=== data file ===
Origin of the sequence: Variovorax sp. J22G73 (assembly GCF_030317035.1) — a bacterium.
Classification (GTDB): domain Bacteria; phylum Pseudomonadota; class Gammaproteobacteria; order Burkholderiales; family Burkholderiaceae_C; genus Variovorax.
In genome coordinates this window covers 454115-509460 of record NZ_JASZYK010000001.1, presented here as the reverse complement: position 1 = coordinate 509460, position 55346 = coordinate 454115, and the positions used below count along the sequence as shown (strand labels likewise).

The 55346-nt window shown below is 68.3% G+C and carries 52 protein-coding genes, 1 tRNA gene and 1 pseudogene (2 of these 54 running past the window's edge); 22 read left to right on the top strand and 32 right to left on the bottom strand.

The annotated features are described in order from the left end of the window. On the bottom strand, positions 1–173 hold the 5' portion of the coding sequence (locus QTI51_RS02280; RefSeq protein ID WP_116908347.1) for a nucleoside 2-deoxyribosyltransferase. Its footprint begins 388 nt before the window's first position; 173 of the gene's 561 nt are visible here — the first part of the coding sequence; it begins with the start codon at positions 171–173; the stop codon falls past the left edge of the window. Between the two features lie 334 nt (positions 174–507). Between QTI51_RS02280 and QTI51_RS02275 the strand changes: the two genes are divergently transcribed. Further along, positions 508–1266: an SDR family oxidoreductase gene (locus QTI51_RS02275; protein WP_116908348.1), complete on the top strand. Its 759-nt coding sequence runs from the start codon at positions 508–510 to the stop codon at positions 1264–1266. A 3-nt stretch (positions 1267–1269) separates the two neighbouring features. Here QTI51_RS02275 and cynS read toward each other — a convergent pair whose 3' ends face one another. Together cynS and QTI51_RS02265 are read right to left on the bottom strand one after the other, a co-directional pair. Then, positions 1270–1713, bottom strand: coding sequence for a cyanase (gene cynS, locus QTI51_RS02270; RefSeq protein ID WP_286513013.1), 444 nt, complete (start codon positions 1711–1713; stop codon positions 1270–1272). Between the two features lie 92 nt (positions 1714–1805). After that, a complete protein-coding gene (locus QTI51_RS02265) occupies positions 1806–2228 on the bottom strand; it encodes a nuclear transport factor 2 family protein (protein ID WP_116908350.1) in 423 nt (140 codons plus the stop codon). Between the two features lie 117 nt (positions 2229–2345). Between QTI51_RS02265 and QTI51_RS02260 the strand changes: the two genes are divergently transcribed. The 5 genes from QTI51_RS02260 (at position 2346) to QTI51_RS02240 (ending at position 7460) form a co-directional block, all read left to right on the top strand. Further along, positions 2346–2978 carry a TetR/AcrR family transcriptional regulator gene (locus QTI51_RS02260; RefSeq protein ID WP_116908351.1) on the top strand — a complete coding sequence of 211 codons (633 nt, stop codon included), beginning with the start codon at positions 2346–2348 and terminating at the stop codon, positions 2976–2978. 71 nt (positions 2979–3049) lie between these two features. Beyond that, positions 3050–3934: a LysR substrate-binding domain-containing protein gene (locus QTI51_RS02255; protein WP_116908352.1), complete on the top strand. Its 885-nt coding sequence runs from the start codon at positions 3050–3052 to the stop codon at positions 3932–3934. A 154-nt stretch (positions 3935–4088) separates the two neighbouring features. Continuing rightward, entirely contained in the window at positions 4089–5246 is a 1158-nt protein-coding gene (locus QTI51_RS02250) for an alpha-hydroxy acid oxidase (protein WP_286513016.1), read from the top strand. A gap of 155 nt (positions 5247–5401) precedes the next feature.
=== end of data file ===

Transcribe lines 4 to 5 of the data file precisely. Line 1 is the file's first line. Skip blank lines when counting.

The 55346-nt window shown below is 68.3% G+C and carries 52 protein-coding genes, 1 tRNA gene and 1 pseudogene (2 of these 54 running past the window's edge); 22 read left to right on the top strand and 32 right to left on the bottom strand.

The annotated features are described in order from the left end of the window. On the bottom strand, positions 1–173 hold the 5' portion of the coding sequence (locus QTI51_RS02280; RefSeq protein ID WP_116908347.1) for a nucleoside 2-deoxyribosyltransferase. Its footprint begins 388 nt before the window's first position; 173 of the gene's 561 nt are visible here — the first part of the coding sequence; it begins with the start codon at positions 171–173; the stop codon falls past the left edge of the window. Between the two features lie 334 nt (positions 174–507). Between QTI51_RS02280 and QTI51_RS02275 the strand changes: the two genes are divergently transcribed. Further along, positions 508–1266: an SDR family oxidoreductase gene (locus QTI51_RS02275; protein WP_116908348.1), complete on the top strand. Its 759-nt coding sequence runs from the start codon at positions 508–510 to the stop codon at positions 1264–1266. A 3-nt stretch (positions 1267–1269) separates the two neighbouring features. Here QTI51_RS02275 and cynS read toward each other — a convergent pair whose 3' ends face one another. Together cynS and QTI51_RS02265 are read right to left on the bottom strand one after the other, a co-directional pair. Then, positions 1270–1713, bottom strand: coding sequence for a cyanase (gene cynS, locus QTI51_RS02270; RefSeq protein ID WP_286513013.1), 444 nt, complete (start codon positions 1711–1713; stop codon positions 1270–1272). Between the two features lie 92 nt (positions 1714–1805). After that, a complete protein-coding gene (locus QTI51_RS02265) occupies positions 1806–2228 on the bottom strand; it encodes a nuclear transport factor 2 family protein (protein ID WP_116908350.1) in 423 nt (140 codons plus the stop codon). Between the two features lie 117 nt (positions 2229–2345). Between QTI51_RS02265 and QTI51_RS02260 the strand changes: the two genes are divergently transcribed. The 5 genes from QTI51_RS02260 (at position 2346) to QTI51_RS02240 (ending at position 7460) form a co-directional block, all read left to right on the top strand. Further along, positions 2346–2978 carry a TetR/AcrR family transcriptional regulator gene (locus QTI51_RS02260; RefSeq protein ID WP_116908351.1) on the top strand — a complete coding sequence of 211 codons (633 nt, stop codon included), beginning with the start codon at positions 2346–2348 and terminating at the stop codon, positions 2976–2978. 71 nt (positions 2979–3049) lie between these two features. Beyond that, positions 3050–3934: a LysR substrate-binding domain-containing protein gene (locus QTI51_RS02255; protein WP_116908352.1), complete on the top strand. Its 885-nt coding sequence runs from the start codon at positions 3050–3052 to the stop codon at positions 3932–3934. A 154-nt stretch (positions 3935–4088) separates the two neighbouring features. Continuing rightward, entirely contained in the window at positions 4089–5246 is a 1158-nt protein-coding gene (locus QTI51_RS02250) for an alpha-hydroxy acid oxidase (protein WP_286513016.1), read from the top strand. A gap of 155 nt (positions 5247–5401) precedes the next feature.